Colonial Players' Earth & Skytesttest
Murder, mayhem, lies and double-crossing; good gals, bad guys, gangsters, thugs, hard-boiled detectives and hapless bartenders — Earth and Sky has all the elements of film noir. But can the atmospheric genre translate to the stage? Do the intricate and often confusing plot lines of the mid-20th century film style make sense in live theater?
Yes and no.
Colonial Players goes after noir atmospherics with dark lighting and dramatic musical flourishes. Sometimes, however, it is simply too noir. When actors can’t be seen, atmosphere has trumped storytelling.
However the Players score in transitions from scene to scene, which designer Wes Bedsworth transforms from bus stop to police station to restaurant to beach to library and two apartments.
The story takes off from a murder to a consequent search for both the killer and the truth of the victim’s life. It’s simple in essence but not in plot. As you try to figure it out, you’ll be entertained by the noir styling of the play’s characters.
Playing the murder victim is Pat Reynolds, with the stooped posture, shoulder shrugs, throwaway gestures to make his character a “loser wanna be somebody.” Beyond gesture, Reynolds makes you care about David Ames and regret his untimely demise. This is an actor who knows how to transform himself. Reynolds’ last performance, in Noel Coward’s Private Lives, was the epitome of cool, self-assured elegance.
Bill Deck’s portrayal of the hard-boiled Detective H.E. Weber captures the essence of all film noir cops. His diction is clipped and his presence no-nonsense. He keeps the pace of the show moving.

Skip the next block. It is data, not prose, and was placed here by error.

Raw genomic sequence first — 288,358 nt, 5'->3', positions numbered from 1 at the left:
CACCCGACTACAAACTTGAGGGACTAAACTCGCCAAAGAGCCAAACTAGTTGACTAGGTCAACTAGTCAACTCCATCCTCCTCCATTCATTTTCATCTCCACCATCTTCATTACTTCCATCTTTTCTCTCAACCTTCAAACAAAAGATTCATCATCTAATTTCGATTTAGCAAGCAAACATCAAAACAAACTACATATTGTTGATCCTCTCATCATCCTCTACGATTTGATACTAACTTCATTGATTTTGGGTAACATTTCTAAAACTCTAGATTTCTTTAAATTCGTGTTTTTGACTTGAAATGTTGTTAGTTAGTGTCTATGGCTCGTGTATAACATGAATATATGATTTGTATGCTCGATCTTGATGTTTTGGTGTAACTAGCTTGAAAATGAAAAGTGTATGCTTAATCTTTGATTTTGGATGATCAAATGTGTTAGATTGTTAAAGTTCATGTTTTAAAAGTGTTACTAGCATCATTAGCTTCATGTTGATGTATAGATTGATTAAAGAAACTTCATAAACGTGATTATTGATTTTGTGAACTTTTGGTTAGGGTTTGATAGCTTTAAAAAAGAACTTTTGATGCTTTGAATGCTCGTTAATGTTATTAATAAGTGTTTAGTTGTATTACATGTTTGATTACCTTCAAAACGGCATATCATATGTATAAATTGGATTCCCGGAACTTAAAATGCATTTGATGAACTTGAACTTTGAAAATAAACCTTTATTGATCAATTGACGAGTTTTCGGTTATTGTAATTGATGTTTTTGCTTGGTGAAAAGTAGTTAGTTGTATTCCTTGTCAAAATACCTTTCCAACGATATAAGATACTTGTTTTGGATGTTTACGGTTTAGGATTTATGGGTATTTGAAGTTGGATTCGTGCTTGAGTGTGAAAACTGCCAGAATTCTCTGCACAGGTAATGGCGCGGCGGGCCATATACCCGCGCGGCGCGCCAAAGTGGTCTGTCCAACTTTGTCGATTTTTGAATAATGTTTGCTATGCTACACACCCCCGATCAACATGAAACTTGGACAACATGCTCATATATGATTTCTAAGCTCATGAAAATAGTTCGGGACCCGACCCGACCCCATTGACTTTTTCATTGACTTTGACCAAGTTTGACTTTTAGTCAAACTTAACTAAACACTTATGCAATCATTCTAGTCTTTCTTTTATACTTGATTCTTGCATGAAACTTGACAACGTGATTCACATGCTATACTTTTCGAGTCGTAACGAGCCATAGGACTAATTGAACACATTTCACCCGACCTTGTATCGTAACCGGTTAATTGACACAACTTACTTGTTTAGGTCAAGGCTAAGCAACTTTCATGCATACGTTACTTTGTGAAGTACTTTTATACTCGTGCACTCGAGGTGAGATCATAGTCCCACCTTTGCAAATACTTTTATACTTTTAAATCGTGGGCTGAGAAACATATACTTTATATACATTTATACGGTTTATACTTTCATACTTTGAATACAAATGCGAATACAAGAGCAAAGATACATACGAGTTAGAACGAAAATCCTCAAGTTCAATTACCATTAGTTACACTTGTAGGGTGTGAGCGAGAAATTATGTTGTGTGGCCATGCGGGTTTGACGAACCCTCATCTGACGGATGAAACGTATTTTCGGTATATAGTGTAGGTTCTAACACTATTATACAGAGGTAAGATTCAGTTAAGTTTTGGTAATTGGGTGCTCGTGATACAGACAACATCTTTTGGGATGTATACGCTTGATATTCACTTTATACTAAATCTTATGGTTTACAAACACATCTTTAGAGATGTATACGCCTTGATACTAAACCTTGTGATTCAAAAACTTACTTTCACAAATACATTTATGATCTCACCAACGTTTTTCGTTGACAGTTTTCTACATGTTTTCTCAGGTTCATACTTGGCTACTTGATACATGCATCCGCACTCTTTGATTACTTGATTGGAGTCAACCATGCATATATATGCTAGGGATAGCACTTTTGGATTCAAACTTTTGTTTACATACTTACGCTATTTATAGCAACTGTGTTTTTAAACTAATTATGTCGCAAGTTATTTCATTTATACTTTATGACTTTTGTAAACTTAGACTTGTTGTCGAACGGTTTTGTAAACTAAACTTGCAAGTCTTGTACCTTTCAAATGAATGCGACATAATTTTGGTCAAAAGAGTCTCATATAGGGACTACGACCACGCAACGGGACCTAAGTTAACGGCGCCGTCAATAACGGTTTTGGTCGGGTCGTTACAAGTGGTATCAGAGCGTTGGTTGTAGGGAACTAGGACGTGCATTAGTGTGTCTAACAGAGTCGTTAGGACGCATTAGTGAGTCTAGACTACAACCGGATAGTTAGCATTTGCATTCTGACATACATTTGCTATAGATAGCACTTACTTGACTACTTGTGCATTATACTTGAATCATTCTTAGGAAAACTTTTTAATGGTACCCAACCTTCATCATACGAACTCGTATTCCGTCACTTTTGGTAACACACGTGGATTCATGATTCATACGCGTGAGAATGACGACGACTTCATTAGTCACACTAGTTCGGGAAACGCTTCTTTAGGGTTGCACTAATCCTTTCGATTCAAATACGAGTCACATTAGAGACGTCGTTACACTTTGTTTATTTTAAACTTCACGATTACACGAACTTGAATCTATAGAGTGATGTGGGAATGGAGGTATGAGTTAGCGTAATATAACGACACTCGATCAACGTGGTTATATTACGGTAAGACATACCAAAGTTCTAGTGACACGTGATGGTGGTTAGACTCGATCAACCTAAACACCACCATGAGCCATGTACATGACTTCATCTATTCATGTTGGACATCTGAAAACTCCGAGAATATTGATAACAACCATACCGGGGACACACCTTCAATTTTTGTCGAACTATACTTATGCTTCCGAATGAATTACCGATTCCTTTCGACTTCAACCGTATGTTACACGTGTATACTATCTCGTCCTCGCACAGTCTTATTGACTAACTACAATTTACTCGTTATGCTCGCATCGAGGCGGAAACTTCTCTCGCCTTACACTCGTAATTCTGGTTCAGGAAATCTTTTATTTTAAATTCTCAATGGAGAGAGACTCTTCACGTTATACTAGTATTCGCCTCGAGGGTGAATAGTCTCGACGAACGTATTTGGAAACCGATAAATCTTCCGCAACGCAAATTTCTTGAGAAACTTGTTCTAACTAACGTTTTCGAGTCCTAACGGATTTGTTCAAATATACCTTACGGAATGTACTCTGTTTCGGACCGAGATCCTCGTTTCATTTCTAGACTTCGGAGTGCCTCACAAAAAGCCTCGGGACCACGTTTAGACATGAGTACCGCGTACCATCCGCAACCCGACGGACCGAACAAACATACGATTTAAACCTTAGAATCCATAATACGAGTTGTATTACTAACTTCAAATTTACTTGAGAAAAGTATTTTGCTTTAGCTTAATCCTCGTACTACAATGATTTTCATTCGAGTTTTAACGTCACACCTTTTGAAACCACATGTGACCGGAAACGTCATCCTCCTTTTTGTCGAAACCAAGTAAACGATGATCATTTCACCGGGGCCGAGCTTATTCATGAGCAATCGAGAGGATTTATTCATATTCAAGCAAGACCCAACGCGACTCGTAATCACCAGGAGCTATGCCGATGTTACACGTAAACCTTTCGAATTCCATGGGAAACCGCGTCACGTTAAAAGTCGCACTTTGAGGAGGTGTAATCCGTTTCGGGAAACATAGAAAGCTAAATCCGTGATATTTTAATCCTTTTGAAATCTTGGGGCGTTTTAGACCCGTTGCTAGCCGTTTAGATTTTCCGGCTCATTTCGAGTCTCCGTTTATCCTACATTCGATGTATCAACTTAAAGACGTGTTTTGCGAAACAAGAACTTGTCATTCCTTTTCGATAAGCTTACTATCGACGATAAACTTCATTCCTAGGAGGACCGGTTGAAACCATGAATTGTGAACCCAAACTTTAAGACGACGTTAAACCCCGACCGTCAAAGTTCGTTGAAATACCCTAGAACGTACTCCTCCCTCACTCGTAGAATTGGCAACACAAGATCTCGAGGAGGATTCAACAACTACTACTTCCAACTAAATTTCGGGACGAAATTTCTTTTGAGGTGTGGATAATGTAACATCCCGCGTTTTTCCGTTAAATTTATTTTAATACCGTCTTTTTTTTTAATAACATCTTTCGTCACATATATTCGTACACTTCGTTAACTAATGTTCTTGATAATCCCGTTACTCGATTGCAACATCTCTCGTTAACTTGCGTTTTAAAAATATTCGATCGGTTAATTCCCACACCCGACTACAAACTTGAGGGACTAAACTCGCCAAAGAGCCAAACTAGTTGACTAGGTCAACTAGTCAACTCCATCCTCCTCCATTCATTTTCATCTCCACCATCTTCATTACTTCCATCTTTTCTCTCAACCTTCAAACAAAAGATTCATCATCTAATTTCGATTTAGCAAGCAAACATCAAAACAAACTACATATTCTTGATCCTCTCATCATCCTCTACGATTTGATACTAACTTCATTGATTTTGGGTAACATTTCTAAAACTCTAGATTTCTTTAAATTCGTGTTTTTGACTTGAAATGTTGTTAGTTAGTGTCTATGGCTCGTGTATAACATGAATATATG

As his detective sidekick, Joe Del Balzo has a small part but makes the most of it.
Timothy Sayles plays Julius Gatz with the accent, mannerisms, and intense glare to make a very menacing gangster. Terry Averill comes across as creepy, not psychotic, in his portrayal of killer Carl Eisenstadt. Dann Alagna turns in a good performance as the information-providing bartender.
Among the women, Erin Leigh Casey plays David’s girlfriend, Sara, the one who pushes where she shouldn’t to discover who killed David and, more importantly to her, whether he really loved her. Casey has to carry the story, as she never leaves the stage during the 95-minute show. Her range of emotions wasn’t very wide as the play opened, but she stretched as the show progressed, indicating that perhaps nerves got the better of the actress at the start. Her scenes with Reynolds, in particular, worked well.
Holly Hendrickson, as Sara’s sidekick, has a major revelation, but her character needs a bigger change to be effective. Jillian Marcum plays Marie DeFari, David’s former flame. Her motivations are weak, which compromises her exposition of a major part of the plot.
Fans of film noir will enjoy seeing the genre transplanted to the stage. Fans of murder mysteries will enjoy the red herrings and planted clues as well as the outcome. Fans of good theatre will enjoy strong performances and good design.